Schedule for the new Dungeons & Dragons

My plan was to publish this week a review of the Legacy of the Crystal Shard campaign material. It is a Dungeons & Dragons campaign which I’m currently running, based on the playtest rules for the next edition of D&D. However, I have to delay it. And the reason is that today we finally have the final release schedule for the next Dungeons & Dragons edition, with price tags and product descriptions!

If you want to know the details you should probably head to ENWorld, the main gaming community for D&D and Pathfinder. Or you could even go to Amazon and check all the new products in pre-order.

 

In summary

In July they will publish a Starter Set. It worked wonders for other games like Dragon Age or Pathfinder, and the famous first edition of D&D. An expected move that brings the game up to level 5 at a reasonable price of $20.

Starter Set cover

There will be a Player Handbook in August, a Monster Manual in September, and a Dungeonmaster Guide in November. Three books as usual. But these at a not so reasonble price of $50 each!

Two complete adventures are also scheduled for this year. Within the The Sundering story arc Wizards of the Coast is currently publishing material. This arc is leading all the game material and novels to the Tyranny of Dragons event. With the new edition they plan to release lots of material about this new time in the Forgotten Realms, including these two adventures. And the surprising news is that these adventures will be produced by a different company, Kobold Press!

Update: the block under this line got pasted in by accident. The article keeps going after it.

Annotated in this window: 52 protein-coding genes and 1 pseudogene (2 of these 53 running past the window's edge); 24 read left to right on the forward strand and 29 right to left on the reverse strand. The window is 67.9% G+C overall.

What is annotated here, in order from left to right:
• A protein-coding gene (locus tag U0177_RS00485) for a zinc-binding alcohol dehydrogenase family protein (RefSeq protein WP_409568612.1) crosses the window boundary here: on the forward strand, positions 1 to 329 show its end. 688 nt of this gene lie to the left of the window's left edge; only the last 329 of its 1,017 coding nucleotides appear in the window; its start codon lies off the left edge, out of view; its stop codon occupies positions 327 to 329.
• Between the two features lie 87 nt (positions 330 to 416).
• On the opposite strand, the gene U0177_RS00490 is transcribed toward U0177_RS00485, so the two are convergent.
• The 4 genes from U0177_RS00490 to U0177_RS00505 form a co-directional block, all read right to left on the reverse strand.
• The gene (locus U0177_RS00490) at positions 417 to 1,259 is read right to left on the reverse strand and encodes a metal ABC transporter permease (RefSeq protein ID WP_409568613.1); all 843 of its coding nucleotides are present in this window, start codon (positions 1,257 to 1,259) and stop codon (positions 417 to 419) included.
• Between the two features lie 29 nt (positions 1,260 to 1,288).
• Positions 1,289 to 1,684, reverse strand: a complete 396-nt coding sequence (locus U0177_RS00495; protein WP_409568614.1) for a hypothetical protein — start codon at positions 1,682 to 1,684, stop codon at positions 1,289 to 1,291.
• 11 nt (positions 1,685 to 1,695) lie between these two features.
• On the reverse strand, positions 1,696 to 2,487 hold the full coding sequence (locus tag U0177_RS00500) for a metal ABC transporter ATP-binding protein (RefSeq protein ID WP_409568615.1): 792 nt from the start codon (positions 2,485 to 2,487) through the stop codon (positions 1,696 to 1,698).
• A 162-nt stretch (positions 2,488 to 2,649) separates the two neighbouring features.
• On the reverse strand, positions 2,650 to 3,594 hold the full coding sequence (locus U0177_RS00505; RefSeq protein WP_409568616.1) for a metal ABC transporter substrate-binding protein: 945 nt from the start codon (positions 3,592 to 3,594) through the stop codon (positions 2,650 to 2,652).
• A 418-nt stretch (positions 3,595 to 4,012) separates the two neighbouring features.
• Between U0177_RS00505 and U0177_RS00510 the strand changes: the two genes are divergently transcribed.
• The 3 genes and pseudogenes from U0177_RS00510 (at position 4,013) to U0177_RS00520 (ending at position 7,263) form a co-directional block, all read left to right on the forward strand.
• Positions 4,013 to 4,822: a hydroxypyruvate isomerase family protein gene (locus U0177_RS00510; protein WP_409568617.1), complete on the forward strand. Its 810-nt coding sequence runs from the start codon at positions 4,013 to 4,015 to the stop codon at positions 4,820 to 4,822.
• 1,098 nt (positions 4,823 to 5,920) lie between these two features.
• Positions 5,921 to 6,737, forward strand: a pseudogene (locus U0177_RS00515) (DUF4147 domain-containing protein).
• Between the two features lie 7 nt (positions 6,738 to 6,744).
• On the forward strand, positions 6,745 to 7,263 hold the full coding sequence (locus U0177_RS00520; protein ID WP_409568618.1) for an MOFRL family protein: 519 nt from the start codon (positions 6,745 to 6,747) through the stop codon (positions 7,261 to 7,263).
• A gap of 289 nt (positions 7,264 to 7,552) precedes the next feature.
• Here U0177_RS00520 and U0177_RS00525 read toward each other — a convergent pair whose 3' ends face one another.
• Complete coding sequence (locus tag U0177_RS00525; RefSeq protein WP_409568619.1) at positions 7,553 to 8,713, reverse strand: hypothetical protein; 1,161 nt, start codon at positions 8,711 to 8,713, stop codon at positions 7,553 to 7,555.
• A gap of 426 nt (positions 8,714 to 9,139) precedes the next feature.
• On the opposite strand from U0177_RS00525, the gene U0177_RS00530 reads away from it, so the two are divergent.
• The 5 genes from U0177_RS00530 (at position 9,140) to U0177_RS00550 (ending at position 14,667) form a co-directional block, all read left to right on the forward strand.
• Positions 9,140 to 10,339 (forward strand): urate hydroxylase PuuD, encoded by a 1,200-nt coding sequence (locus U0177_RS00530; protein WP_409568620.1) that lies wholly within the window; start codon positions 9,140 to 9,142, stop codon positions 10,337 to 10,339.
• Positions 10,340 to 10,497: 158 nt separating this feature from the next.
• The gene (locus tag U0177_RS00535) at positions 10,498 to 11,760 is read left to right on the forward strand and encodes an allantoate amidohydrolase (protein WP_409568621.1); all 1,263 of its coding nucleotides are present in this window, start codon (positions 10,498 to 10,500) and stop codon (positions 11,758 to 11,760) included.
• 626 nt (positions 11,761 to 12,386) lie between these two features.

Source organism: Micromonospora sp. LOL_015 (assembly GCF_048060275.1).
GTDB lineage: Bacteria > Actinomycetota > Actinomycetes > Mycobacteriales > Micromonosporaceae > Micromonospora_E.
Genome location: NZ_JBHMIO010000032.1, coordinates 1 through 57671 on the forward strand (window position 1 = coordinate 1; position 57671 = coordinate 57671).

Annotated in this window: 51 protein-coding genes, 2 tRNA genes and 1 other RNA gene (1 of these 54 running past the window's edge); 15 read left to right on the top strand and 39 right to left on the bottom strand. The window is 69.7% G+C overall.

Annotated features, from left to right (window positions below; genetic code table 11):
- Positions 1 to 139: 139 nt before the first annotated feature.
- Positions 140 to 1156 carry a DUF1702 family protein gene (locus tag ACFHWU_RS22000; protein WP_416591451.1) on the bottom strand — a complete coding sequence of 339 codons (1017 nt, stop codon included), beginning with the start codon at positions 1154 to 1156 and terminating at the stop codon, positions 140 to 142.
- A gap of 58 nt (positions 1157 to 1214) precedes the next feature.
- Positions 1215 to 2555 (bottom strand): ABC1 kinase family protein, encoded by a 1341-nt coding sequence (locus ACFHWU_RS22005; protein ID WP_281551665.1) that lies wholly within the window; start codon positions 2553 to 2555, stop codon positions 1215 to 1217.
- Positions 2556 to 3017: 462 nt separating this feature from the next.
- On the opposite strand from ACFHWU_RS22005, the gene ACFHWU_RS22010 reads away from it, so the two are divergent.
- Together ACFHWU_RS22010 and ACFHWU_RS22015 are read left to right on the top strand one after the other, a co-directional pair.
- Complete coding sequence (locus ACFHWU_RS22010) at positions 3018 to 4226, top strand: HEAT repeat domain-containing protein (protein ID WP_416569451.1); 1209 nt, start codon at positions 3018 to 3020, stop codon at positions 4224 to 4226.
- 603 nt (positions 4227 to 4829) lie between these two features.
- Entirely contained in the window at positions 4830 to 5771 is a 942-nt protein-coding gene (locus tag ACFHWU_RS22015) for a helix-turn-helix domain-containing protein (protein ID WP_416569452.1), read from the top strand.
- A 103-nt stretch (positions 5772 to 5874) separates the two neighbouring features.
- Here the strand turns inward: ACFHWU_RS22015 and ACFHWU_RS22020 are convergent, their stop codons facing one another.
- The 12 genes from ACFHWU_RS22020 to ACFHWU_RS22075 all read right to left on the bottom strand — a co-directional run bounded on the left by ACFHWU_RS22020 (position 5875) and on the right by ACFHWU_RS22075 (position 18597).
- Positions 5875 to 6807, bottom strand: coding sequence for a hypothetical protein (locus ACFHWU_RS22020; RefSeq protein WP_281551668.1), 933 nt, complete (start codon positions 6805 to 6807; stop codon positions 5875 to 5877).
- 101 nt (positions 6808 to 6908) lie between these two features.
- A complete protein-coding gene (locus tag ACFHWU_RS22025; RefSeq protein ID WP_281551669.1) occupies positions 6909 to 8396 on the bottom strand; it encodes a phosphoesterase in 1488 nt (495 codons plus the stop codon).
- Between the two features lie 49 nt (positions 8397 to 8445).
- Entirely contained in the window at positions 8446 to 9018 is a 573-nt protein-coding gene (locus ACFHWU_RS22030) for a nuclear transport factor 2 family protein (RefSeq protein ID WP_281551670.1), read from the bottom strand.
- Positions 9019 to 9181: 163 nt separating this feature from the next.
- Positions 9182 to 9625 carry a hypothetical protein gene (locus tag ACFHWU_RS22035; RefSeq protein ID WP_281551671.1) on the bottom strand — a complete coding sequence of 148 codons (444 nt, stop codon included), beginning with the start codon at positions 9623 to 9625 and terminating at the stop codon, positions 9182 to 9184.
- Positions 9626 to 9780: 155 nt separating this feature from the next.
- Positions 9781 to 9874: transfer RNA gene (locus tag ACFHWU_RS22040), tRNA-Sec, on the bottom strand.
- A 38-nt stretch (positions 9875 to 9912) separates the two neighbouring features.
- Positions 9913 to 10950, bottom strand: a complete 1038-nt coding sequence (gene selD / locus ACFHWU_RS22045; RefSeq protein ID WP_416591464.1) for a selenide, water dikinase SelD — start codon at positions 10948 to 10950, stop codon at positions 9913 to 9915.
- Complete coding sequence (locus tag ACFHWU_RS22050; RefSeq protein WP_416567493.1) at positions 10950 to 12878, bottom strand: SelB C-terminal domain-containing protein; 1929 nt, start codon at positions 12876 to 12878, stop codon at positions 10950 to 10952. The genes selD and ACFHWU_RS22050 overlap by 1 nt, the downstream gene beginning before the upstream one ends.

The adventures will be 96 pages long, and will be priced at $30.

The new schedule also includes several sets of miniatures, sold in boosters of random minis. Each booster will be $20.

 

My two cents

Do these people at Wizards expect me to spend $150 in a single RPG without a setting, and without a campaign book? I got the 3 books of 4th edition at $60!

I’m sure the quality of illustrations and edition will be very high. Full-color pages, thick paper, etc. The new logo and typography chosen for the game are nice, and choosing Kobold Press to design the adventures is a sensible business decision. They are better than Wizards at it, and they bring a great reputation to the product.

New D&D Logo

If the production quality of the Starter Set is good enough I’m certainly buying it. The rules we are playtesting are fun, and the final version is surely worth a try. But $150 is an absurd price for this game, and with the minis they are certainly not targeting me as customer. You will need a couple more of books or heaps of work to really enjoy it, so it can easily go beyond $200.

What do you think? Have you playtested the rules? Are you buying any of the books?

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3 thoughts on “Schedule for the new Dungeons & Dragons”

  1. What is actually changing? Will the game be more enjoyable or adventures easier to prepare? I cannot see the point to move from one edition to the next one if there are not substantial changes. £120 is definitely something I would not pay for. I would at least wait until the early adopters emit a judgement.

    1. This new edition brings some improvements. Character creation and leveling have been simplfied, what is good for beginners, and means you no longer need to master a mess of rules and options to play your character. The rules for roleplaying in D&D were never good, and later editions just patched them. In this edition skills, proficiencies and the non-combat rules in general have been streamlined.

      All in all, it is much easier to make interesting characters and prepare adventures. Enough to pay $150? Well, many people will buy it just because it is D&D. The rest of us, as you said, will wait to see the reviews.

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